It could be argued, in fact, that Ahwaz is the definition of geopolitics, which is the study of the effects of geography (human and physical) on politics and international relations, given its crucial role and location. With an area of over 200,000 square kilometres and coastal borders on the Gulf and Sea of Oman extending for approximately 1,800 miles, Ahwaz has vast geopolitical significance in the region.
There is no doubt that the current Iranian regime in power since 1979 has sought to completely change the strategic and political landscape of the Arabian Gulf by imposing its authoritarian control and supporting terrorism as a tool of power in the Gulf states, as it does in Syria, Lebanon, Iraq and Yemen.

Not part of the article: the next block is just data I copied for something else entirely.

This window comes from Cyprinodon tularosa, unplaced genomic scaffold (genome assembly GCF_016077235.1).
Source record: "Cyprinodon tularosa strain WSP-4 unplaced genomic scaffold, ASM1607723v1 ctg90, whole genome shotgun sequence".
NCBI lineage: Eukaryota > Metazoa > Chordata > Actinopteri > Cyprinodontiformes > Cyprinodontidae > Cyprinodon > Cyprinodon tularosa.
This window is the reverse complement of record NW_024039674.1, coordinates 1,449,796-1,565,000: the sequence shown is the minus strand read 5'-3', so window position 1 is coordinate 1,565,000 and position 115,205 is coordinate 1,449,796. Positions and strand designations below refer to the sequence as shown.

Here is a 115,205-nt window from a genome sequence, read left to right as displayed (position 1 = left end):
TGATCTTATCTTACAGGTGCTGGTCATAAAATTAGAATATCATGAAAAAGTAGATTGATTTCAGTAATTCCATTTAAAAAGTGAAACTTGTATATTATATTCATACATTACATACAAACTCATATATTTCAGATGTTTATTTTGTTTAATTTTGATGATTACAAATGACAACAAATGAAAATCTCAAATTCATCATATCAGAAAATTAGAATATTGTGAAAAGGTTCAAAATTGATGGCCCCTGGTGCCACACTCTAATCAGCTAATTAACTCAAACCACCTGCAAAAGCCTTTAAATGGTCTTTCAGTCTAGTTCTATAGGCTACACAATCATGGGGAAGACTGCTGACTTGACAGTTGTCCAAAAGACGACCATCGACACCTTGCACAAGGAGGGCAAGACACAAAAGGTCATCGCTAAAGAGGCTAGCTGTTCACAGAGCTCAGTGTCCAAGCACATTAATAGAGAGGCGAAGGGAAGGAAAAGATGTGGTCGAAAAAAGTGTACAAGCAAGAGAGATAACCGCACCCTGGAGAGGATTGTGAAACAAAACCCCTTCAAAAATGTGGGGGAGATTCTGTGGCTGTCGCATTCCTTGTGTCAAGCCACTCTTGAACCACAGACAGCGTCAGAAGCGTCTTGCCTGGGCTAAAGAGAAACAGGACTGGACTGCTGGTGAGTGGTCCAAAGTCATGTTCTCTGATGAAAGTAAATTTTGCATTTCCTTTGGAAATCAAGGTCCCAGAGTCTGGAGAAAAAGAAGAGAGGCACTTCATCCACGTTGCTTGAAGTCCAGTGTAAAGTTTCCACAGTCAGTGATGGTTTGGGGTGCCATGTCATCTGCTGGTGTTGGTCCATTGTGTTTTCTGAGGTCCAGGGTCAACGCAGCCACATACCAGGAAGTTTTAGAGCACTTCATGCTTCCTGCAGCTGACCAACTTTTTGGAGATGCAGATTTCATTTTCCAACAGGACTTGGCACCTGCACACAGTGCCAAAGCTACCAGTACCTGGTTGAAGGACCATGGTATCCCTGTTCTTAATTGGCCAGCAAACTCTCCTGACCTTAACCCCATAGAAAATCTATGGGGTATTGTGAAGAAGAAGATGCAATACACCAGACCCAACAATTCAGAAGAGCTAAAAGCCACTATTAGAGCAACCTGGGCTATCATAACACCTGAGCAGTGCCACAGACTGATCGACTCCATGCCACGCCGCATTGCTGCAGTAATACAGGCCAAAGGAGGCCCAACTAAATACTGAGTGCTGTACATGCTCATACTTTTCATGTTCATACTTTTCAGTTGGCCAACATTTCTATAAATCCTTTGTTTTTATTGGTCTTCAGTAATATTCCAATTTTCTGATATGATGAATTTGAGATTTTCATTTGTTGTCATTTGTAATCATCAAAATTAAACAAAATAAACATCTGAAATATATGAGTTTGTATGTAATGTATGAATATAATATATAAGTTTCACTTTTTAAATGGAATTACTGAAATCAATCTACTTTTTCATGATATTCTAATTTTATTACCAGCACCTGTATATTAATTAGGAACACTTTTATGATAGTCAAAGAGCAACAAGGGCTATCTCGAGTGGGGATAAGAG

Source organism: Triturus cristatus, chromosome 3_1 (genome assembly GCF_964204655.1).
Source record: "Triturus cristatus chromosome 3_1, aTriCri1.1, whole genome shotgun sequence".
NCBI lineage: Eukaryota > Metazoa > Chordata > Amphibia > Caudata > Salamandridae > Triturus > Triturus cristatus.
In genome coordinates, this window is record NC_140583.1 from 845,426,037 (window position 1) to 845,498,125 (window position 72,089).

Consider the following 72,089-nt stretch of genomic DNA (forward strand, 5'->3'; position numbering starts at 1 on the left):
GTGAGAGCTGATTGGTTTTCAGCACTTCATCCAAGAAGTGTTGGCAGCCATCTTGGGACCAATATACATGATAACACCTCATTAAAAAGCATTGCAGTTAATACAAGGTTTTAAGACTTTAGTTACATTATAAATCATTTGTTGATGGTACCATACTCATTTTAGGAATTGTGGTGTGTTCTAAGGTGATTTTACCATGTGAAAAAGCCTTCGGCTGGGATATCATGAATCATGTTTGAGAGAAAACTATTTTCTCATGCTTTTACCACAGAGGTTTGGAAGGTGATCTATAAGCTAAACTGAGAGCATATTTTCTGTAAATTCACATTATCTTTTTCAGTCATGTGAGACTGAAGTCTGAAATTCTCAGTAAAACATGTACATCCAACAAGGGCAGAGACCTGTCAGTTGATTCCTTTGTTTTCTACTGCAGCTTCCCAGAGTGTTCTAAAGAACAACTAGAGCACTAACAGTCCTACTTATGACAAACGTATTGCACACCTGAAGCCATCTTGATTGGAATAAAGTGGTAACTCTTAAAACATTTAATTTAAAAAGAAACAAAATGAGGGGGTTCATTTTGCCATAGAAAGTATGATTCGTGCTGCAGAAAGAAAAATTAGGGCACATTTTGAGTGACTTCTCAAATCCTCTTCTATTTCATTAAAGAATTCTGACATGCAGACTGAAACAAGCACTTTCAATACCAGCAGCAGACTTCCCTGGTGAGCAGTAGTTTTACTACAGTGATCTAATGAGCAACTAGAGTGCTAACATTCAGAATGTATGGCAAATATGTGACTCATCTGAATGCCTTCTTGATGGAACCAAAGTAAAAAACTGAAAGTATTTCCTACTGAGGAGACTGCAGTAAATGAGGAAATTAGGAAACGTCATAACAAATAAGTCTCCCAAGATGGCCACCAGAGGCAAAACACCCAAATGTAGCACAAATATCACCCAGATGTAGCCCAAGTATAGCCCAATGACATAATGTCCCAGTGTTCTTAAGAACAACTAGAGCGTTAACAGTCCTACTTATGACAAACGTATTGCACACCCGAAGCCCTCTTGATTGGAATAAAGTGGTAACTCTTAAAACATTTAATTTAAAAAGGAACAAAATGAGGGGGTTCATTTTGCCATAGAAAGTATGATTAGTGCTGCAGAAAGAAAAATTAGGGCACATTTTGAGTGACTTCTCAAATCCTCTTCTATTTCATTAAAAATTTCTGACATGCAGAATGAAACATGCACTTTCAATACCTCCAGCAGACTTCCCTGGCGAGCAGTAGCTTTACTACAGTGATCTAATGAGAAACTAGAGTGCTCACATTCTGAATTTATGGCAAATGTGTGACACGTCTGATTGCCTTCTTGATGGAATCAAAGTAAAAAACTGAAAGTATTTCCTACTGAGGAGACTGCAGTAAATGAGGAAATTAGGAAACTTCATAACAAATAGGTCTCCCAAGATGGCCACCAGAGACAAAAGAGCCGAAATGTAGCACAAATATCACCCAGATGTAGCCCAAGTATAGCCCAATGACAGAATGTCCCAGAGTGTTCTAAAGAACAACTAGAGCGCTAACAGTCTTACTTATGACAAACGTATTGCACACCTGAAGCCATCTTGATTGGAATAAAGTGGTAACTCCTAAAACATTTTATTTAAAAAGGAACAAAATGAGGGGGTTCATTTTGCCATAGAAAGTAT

The regime also threatens global transportation corridors by targeting energy carriers and American fleets, the Gulf countries’ allies. The 1979 Iranian revolution and more especially the hardline theocrats who used it to seize power and impose brutal totalitarian rule, produced seismic geopolitical transformations and now pose a direct existential threat to the sovereignty of regional countries, specifically the Arab Gulf states, with Iran already attempting, via its terrorist proxies, to destabilise the security and stability of the Kingdom of Bahrain and of Saudi Arabia by overthrowing the legitimate government in Bahrain in 2011. Following this move, Tehran’s regime received a strong rebuke and rejection from regional countries, including Saudi Arabia and the United Arab Emirates, where the Iranian project was thwarted by sending the ‘Peninsula Shield Forces’ to support the Bahraini leadership’s legitimacy.